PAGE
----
Now you might assume I’m anti-CCTV. I’ve posted on civil liberty issues in the past and surely this follows through with CCTV… well, yes and no.

It might be there is some cognitive dissonance at play here, with me trying to reconcile a civil libertarian streak with a portfolio of hundreds of cameras. But while I think there can be serious issues with CCTV, I think that Wandsworth are getting it right.

Many of the arguments are around issues like privacy. I’d argue it’s hard to be private when you are walking along a busy high street. If you are in plain view, it doesn’t make much difference whether you can be seen by a man on the other side of the road, or by a man operating a camera on the other side of the road.

In fact, when you start examining the argument it is not the CCTV itself that is the problem, but to what use that CCTV is put.

And this is the real nub of the matter. It is, frankly, irrelevant how many cameras there are in Wandsworth. What is relevant is the way we use them, and also the way we don’t use them.

CCTV is a tool. Nothing more, nothing less. In some places it is appropriate to use it, in others it is not. So in Wandsworth we have CCTV installed in town centres, but have a policy not to install in residential areas, and have a very strict code of practice regulating how we use it where installed – you’ll never see a Wandsworth recording featured on Police, Camera, Action.

In return we have an incredibly valuable resource. Around half of all prosecutions brought by the police use CCTV footage as evidence. And it helps beyond crime. The council’s well trained CCTV operators have found lost children and prevented suicides.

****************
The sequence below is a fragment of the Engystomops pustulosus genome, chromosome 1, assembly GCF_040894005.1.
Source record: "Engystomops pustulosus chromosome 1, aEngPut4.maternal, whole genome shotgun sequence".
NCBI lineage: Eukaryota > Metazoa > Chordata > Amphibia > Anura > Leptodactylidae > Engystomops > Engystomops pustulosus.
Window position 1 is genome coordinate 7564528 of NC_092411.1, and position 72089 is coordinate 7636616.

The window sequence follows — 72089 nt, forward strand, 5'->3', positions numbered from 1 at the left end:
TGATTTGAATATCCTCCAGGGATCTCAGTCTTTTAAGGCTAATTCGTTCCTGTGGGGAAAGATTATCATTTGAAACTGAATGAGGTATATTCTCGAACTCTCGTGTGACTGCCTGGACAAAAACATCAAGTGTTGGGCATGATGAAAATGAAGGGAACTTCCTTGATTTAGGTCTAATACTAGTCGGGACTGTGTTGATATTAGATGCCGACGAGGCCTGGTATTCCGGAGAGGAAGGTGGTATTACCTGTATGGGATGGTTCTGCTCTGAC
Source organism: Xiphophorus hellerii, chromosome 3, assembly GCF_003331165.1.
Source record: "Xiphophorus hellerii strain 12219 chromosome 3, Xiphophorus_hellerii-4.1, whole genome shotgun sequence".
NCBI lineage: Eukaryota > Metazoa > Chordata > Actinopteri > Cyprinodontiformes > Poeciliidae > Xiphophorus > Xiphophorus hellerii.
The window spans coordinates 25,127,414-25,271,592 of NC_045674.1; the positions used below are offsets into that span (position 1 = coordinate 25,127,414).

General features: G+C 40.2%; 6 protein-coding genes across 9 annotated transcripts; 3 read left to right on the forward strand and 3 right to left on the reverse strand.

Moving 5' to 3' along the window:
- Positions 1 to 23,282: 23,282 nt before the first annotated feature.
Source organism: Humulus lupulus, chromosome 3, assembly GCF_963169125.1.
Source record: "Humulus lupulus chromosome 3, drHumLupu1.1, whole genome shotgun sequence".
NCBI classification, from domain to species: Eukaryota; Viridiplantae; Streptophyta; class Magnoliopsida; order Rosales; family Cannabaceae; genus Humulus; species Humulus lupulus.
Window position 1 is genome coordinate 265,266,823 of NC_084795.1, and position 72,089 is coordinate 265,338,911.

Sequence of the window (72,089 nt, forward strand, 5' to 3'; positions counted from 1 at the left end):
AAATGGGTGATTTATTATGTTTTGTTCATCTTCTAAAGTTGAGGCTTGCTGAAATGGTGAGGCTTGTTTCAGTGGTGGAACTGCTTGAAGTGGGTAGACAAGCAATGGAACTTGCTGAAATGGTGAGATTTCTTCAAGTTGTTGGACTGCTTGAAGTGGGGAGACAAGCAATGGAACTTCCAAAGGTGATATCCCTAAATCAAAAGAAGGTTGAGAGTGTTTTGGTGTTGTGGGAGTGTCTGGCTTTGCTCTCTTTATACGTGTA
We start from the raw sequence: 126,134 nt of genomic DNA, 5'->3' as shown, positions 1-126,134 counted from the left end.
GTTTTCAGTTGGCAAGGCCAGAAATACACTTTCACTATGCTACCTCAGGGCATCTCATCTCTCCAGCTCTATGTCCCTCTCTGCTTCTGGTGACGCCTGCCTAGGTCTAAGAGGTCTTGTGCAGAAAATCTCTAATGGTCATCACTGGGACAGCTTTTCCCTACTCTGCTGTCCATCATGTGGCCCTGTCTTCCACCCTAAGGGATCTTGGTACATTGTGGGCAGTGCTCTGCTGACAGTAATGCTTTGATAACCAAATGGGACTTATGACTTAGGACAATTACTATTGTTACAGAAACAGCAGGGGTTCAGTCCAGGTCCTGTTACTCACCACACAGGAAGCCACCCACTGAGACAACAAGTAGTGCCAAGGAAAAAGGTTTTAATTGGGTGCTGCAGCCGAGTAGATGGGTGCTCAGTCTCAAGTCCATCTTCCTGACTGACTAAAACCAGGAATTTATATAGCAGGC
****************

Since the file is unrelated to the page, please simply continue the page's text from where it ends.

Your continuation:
My concern with CCTV is that far too many people see it as a panacea. So, for example, if there is a problem with anti-social behaviour residents assume installing CCTV will solve it. In fact, it’s only likely to move it, meaning that someone else will start facing exactly the same problems. Whereas there are probably all sorts of other things that would deal with it. The police might patrol and area, the council’s youth services could engage with youths, it might just be that a little mutual understanding and dialogue will make all the problems disappear overnight.

And at its worst it stops people taking responsibility for their own lives. For example, we’ve been asked to install CCTV in a residential area to prevent burglary, not because there was a particular problem, but as a preventative measure. Naturally, we offered the usual security advice (there is a lot you can do, very cheaply, to secure your home) but it is concerning that people’s first thought was not to fit window locks or a London bar to their door, but to request their area be covered by a CCTV scheme.

And that is my biggest fear for CCTV. Wandsworth has shown that with robust controls CCTV can be a valuable tool in the fight against crime and making Wandsworth the safest inner London borough. We need to make sure that the price we pay isn’t a loss of personal responsibility.

What do you think?  Do we have too much CCTV?  Or don’t we have enough?